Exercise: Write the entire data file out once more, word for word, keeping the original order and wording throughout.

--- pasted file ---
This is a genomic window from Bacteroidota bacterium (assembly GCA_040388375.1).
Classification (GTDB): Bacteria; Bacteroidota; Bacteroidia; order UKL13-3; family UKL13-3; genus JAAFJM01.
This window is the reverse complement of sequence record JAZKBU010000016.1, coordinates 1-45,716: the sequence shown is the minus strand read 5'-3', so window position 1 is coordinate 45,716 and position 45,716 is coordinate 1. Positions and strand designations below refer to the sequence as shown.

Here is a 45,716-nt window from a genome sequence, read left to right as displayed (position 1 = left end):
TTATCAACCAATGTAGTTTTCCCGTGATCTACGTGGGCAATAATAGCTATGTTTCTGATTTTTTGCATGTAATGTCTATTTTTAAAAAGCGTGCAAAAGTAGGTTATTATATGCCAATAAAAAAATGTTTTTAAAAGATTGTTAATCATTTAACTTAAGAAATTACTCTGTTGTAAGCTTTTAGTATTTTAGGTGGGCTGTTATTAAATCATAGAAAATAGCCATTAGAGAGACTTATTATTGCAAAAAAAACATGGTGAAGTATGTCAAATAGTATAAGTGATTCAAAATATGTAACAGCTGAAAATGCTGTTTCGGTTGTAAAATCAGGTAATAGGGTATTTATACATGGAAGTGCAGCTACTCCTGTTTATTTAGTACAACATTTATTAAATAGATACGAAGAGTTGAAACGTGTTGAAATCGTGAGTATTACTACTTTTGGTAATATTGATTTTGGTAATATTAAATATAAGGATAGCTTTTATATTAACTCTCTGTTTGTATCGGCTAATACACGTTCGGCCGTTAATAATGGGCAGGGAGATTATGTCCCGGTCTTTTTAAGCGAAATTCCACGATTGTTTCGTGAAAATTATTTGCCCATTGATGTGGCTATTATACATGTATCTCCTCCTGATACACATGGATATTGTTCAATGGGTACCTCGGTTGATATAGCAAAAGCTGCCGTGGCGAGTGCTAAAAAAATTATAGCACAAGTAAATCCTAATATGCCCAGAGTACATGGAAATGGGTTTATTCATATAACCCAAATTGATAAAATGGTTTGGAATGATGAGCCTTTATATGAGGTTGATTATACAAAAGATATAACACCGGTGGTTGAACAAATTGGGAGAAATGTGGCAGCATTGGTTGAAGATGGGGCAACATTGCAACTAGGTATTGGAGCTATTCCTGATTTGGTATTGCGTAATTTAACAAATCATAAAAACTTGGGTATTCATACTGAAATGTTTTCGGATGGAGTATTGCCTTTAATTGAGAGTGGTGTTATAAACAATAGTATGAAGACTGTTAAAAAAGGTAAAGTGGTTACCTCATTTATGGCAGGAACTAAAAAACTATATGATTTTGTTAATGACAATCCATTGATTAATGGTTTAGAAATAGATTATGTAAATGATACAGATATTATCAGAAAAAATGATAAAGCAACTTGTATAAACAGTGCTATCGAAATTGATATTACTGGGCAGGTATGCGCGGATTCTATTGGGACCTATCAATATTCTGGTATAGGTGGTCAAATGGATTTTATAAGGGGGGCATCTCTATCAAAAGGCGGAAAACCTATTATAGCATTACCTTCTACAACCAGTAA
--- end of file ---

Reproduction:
This is a genomic window from Bacteroidota bacterium (assembly GCA_040388375.1).
Classification (GTDB): Bacteria; Bacteroidota; Bacteroidia; order UKL13-3; family UKL13-3; genus JAAFJM01.
This window is the reverse complement of sequence record JAZKBU010000016.1, coordinates 1-45,716: the sequence shown is the minus strand read 5'-3', so window position 1 is coordinate 45,716 and position 45,716 is coordinate 1. Positions and strand designations below refer to the sequence as shown.

Here is a 45,716-nt window from a genome sequence, read left to right as displayed (position 1 = left end):
TTATCAACCAATGTAGTTTTCCCGTGATCTACGTGGGCAATAATAGCTATGTTTCTGATTTTTTGCATGTAATGTCTATTTTTAAAAAGCGTGCAAAAGTAGGTTATTATATGCCAATAAAAAAATGTTTTTAAAAGATTGTTAATCATTTAACTTAAGAAATTACTCTGTTGTAAGCTTTTAGTATTTTAGGTGGGCTGTTATTAAATCATAGAAAATAGCCATTAGAGAGACTTATTATTGCAAAAAAAACATGGTGAAGTATGTCAAATAGTATAAGTGATTCAAAATATGTAACAGCTGAAAATGCTGTTTCGGTTGTAAAATCAGGTAATAGGGTATTTATACATGGAAGTGCAGCTACTCCTGTTTATTTAGTACAACATTTATTAAATAGATACGAAGAGTTGAAACGTGTTGAAATCGTGAGTATTACTACTTTTGGTAATATTGATTTTGGTAATATTAAATATAAGGATAGCTTTTATATTAACTCTCTGTTTGTATCGGCTAATACACGTTCGGCCGTTAATAATGGGCAGGGAGATTATGTCCCGGTCTTTTTAAGCGAAATTCCACGATTGTTTCGTGAAAATTATTTGCCCATTGATGTGGCTATTATACATGTATCTCCTCCTGATACACATGGATATTGTTCAATGGGTACCTCGGTTGATATAGCAAAAGCTGCCGTGGCGAGTGCTAAAAAAATTATAGCACAAGTAAATCCTAATATGCCCAGAGTACATGGAAATGGGTTTATTCATATAACCCAAATTGATAAAATGGTTTGGAATGATGAGCCTTTATATGAGGTTGATTATACAAAAGATATAACACCGGTGGTTGAACAAATTGGGAGAAATGTGGCAGCATTGGTTGAAGATGGGGCAACATTGCAACTAGGTATTGGAGCTATTCCTGATTTGGTATTGCGTAATTTAACAAATCATAAAAACTTGGGTATTCATACTGAAATGTTTTCGGATGGAGTATTGCCTTTAATTGAGAGTGGTGTTATAAACAATAGTATGAAGACTGTTAAAAAAGGTAAAGTGGTTACCTCATTTATGGCAGGAACTAAAAAACTATATGATTTTGTTAATGACAATCCATTGATTAATGGTTTAGAAATAGATTATGTAAATGATACAGATATTATCAGAAAAAATGATAAAGCAACTTGTATAAACAGTGCTATCGAAATTGATATTACTGGGCAGGTATGCGCGGATTCTATTGGGACCTATCAATATTCTGGTATAGGTGGTCAAATGGATTTTATAAGGGGGGCATCTCTATCAAAAGGCGGAAAACCTATTATAGCATTACCTTCTACAACCAGTAA